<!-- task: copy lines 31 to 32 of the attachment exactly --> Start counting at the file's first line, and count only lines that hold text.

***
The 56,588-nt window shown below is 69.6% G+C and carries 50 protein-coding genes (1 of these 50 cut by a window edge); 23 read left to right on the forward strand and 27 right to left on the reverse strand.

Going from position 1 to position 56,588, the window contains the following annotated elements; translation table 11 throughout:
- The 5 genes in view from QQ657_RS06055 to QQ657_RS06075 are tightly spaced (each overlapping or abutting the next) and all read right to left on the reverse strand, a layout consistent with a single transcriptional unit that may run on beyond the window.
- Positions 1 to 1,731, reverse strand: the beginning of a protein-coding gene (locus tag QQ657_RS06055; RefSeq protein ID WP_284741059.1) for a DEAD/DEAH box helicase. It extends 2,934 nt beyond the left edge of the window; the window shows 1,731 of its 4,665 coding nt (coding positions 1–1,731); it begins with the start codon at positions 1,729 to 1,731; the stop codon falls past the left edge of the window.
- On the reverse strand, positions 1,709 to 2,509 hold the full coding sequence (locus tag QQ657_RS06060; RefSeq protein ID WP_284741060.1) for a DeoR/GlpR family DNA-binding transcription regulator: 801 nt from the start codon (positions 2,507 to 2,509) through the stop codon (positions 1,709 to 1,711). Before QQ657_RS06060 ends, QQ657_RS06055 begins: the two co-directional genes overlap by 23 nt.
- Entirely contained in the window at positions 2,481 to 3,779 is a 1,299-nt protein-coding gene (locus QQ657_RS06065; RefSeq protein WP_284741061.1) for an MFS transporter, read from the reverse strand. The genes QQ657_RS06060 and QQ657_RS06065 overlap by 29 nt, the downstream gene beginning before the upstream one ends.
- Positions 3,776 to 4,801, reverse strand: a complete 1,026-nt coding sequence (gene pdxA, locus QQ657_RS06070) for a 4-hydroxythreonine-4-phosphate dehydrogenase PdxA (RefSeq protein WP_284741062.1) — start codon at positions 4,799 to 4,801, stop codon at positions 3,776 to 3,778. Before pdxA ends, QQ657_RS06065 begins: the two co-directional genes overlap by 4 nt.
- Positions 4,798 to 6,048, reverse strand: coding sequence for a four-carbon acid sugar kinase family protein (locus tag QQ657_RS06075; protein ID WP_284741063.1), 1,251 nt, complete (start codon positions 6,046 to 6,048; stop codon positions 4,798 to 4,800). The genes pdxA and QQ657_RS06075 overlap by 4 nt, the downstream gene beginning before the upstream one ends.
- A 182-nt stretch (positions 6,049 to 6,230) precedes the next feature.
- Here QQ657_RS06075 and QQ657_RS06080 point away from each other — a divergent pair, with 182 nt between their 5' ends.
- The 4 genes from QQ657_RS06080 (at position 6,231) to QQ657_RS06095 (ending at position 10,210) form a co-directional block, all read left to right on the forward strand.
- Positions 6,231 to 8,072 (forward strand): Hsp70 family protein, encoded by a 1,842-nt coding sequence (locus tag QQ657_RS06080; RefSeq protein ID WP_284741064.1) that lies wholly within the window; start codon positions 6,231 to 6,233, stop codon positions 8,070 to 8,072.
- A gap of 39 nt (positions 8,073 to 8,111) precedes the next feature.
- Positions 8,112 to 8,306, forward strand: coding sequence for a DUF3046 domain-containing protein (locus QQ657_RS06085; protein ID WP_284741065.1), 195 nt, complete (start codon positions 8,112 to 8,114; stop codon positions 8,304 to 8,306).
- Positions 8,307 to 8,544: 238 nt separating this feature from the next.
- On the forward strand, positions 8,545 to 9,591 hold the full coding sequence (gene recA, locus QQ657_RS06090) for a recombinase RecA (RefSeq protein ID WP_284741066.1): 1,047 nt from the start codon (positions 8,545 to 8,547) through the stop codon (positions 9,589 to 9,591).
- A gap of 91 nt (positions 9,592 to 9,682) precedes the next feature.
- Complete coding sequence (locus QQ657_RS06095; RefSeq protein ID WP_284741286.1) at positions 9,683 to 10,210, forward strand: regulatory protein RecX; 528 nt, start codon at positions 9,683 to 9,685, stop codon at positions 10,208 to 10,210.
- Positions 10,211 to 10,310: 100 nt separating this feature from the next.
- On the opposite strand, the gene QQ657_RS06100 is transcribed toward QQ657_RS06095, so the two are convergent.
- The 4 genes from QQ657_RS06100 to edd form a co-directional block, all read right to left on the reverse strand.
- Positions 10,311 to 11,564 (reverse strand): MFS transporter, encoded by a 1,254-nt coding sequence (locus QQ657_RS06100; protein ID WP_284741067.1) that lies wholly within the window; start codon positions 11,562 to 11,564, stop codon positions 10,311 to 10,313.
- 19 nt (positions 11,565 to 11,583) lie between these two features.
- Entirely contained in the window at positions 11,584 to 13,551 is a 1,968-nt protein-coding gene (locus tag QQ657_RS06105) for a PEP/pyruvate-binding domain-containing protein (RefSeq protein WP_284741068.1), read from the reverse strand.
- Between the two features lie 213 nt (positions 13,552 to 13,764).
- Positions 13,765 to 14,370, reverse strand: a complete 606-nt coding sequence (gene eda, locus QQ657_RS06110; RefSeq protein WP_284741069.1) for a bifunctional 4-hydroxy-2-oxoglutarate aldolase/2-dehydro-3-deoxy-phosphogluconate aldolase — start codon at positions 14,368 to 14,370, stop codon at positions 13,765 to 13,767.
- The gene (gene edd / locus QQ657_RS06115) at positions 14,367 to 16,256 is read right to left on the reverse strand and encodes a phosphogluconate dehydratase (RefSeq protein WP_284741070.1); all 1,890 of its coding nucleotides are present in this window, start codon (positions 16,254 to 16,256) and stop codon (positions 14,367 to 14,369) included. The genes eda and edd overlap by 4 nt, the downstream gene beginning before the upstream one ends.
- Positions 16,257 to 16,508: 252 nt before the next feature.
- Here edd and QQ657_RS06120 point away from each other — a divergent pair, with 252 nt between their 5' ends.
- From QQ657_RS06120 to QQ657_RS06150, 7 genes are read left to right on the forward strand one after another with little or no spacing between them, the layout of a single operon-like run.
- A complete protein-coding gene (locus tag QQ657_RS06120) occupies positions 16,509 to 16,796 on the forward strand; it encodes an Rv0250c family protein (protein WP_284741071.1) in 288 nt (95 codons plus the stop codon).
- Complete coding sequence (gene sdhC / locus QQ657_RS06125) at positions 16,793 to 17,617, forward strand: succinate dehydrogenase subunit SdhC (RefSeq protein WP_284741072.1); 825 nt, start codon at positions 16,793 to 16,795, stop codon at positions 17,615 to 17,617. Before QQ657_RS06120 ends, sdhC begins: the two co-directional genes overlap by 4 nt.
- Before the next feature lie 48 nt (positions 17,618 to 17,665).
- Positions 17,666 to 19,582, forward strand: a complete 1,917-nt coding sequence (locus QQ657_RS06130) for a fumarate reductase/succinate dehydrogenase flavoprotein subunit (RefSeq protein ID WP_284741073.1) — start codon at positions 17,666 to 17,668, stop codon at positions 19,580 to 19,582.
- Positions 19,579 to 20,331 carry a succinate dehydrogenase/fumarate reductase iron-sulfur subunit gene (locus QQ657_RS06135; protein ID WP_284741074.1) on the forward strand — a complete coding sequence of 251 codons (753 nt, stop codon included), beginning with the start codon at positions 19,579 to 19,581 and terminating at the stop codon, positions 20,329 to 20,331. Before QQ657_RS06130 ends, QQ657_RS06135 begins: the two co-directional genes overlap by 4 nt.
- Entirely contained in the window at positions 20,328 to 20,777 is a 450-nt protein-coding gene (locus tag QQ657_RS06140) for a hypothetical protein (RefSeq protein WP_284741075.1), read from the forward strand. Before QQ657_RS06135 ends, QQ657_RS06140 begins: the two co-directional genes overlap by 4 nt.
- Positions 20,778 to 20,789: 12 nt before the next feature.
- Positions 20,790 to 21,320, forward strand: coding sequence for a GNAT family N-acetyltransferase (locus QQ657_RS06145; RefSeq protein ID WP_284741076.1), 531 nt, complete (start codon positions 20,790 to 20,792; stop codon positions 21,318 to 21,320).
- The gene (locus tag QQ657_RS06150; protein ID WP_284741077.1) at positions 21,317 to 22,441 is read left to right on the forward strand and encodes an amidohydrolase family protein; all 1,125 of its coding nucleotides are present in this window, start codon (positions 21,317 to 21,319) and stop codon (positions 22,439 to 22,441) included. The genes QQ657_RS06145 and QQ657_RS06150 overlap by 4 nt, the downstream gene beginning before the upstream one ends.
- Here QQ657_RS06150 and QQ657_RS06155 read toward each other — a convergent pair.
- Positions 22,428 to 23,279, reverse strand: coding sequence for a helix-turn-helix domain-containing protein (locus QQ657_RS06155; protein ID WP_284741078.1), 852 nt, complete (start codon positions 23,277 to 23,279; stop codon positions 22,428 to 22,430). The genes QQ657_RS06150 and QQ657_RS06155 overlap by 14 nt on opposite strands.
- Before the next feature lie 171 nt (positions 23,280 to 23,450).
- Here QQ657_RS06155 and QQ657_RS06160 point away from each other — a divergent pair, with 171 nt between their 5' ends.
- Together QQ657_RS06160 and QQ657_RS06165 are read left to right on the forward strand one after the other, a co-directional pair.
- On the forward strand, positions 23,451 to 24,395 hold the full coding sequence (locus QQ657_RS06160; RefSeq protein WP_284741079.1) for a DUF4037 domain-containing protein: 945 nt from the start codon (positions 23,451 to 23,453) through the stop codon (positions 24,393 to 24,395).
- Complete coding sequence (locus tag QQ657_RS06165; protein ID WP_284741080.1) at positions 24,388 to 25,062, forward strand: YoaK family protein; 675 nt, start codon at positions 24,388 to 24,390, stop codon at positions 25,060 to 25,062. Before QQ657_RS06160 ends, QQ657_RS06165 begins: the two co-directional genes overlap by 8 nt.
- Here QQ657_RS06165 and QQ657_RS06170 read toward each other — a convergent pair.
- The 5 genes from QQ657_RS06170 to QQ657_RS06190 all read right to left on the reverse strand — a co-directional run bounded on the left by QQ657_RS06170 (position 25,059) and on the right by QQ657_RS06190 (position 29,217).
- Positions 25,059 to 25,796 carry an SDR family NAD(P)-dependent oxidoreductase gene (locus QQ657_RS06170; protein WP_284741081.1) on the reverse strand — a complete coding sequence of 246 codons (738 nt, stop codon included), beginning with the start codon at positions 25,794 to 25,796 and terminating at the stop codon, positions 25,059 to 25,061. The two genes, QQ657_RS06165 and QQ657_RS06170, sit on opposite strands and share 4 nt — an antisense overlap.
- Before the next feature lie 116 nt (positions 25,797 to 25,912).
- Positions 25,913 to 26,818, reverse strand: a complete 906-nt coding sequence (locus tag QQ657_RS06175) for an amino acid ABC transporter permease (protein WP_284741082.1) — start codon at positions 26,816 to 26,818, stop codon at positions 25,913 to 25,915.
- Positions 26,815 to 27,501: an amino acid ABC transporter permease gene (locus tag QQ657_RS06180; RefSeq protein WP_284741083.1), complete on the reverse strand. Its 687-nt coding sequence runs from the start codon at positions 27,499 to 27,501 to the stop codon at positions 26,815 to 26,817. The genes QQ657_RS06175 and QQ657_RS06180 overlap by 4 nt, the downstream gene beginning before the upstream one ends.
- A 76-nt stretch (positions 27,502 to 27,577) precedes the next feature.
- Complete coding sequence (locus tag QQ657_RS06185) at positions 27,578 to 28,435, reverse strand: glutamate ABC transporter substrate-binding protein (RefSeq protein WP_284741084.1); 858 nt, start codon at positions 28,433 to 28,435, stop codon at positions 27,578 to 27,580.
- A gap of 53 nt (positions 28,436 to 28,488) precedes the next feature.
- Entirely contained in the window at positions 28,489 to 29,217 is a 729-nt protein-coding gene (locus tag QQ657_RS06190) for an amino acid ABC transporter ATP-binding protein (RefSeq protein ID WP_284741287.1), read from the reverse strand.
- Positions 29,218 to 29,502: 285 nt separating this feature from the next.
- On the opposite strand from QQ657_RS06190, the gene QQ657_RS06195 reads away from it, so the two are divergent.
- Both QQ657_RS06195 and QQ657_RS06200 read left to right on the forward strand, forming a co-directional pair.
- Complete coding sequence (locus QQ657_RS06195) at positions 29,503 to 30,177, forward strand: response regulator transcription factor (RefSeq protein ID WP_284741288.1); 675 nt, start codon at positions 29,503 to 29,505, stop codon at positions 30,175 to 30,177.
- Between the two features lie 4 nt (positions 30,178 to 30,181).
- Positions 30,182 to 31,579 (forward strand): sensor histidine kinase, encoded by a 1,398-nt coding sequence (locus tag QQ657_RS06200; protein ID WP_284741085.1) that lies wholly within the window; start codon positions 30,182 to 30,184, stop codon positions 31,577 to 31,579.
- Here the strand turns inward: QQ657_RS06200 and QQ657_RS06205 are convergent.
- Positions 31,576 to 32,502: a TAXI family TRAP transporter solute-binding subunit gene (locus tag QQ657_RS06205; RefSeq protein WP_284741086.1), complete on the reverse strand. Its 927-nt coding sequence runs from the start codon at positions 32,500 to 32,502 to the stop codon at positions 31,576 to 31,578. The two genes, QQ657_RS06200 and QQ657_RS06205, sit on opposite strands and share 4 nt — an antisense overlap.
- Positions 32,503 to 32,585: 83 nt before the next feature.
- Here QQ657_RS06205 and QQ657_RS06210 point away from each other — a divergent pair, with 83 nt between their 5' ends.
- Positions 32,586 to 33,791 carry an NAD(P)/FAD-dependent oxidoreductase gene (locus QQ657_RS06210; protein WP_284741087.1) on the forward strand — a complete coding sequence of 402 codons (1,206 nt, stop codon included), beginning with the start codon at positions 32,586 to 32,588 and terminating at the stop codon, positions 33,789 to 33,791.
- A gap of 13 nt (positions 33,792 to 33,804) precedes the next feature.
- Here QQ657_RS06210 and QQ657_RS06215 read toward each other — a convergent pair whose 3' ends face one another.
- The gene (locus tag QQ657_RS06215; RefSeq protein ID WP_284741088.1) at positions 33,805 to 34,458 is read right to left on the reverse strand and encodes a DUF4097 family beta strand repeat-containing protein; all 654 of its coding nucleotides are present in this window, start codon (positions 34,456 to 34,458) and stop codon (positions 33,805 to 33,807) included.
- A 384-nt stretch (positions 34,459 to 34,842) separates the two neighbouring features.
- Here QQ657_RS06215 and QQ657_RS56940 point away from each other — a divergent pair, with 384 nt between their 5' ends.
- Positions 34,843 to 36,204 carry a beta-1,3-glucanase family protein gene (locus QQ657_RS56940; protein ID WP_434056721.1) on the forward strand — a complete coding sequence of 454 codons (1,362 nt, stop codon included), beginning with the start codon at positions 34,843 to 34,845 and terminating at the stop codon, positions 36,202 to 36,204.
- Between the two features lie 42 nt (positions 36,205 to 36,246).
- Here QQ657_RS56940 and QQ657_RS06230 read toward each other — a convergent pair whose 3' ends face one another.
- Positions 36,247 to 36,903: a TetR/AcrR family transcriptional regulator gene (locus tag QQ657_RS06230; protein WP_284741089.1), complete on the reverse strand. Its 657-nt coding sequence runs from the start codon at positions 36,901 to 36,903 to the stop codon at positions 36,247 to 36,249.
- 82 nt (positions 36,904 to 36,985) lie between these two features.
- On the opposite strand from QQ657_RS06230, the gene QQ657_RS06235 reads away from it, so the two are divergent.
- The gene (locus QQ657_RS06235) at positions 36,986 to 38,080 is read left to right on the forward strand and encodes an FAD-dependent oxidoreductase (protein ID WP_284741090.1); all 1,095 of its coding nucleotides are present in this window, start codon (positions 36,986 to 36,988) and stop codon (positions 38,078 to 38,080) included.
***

- A complete protein-coding gene (locus tag QQ657_RS06120) occupies positions 16,509 to 16,796 on the forward strand; it encodes an Rv0250c family protein (protein WP_284741071.1) in 288 nt (95 codons plus the stop codon).
- Complete coding sequence (gene sdhC / locus QQ657_RS06125) at positions 16,793 to 17,617, forward strand: succinate dehydrogenase subunit SdhC (RefSeq protein WP_284741072.1); 825 nt, start codon at positions 16,793 to 16,795, stop codon at positions 17,615 to 17,617. Before QQ657_RS06120 ends, sdhC begins: the two co-directional genes overlap by 4 nt.